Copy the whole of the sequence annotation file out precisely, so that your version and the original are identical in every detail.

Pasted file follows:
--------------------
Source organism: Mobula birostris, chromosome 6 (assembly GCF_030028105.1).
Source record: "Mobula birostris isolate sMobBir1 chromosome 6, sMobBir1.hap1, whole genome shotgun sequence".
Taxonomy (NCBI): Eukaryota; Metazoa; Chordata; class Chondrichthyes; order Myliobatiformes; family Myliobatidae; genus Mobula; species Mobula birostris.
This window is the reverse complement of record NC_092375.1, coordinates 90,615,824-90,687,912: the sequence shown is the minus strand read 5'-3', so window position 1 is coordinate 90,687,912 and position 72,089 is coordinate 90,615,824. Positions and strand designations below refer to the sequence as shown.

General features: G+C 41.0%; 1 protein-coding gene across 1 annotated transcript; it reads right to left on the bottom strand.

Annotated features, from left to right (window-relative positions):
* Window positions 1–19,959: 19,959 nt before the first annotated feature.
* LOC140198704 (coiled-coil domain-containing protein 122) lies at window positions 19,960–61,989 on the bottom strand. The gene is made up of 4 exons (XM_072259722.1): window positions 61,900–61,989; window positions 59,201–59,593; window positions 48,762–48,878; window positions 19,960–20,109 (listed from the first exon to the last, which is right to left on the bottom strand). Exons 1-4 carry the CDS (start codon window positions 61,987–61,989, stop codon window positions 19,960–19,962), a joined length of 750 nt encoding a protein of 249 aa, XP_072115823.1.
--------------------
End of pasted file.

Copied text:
Source organism: Mobula birostris, chromosome 6 (assembly GCF_030028105.1).
Source record: "Mobula birostris isolate sMobBir1 chromosome 6, sMobBir1.hap1, whole genome shotgun sequence".
Taxonomy (NCBI): Eukaryota; Metazoa; Chordata; class Chondrichthyes; order Myliobatiformes; family Myliobatidae; genus Mobula; species Mobula birostris.
This window is the reverse complement of record NC_092375.1, coordinates 90,615,824-90,687,912: the sequence shown is the minus strand read 5'-3', so window position 1 is coordinate 90,687,912 and position 72,089 is coordinate 90,615,824. Positions and strand designations below refer to the sequence as shown.

General features: G+C 41.0%; 1 protein-coding gene across 1 annotated transcript; it reads right to left on the bottom strand.

Annotated features, from left to right (window-relative positions):
* Window positions 1–19,959: 19,959 nt before the first annotated feature.
* LOC140198704 (coiled-coil domain-containing protein 122) lies at window positions 19,960–61,989 on the bottom strand. The gene is made up of 4 exons (XM_072259722.1): window positions 61,900–61,989; window positions 59,201–59,593; window positions 48,762–48,878; window positions 19,960–20,109 (listed from the first exon to the last, which is right to left on the bottom strand). Exons 1-4 carry the CDS (start codon window positions 61,987–61,989, stop codon window positions 19,960–19,962), a joined length of 750 nt encoding a protein of 249 aa, XP_072115823.1.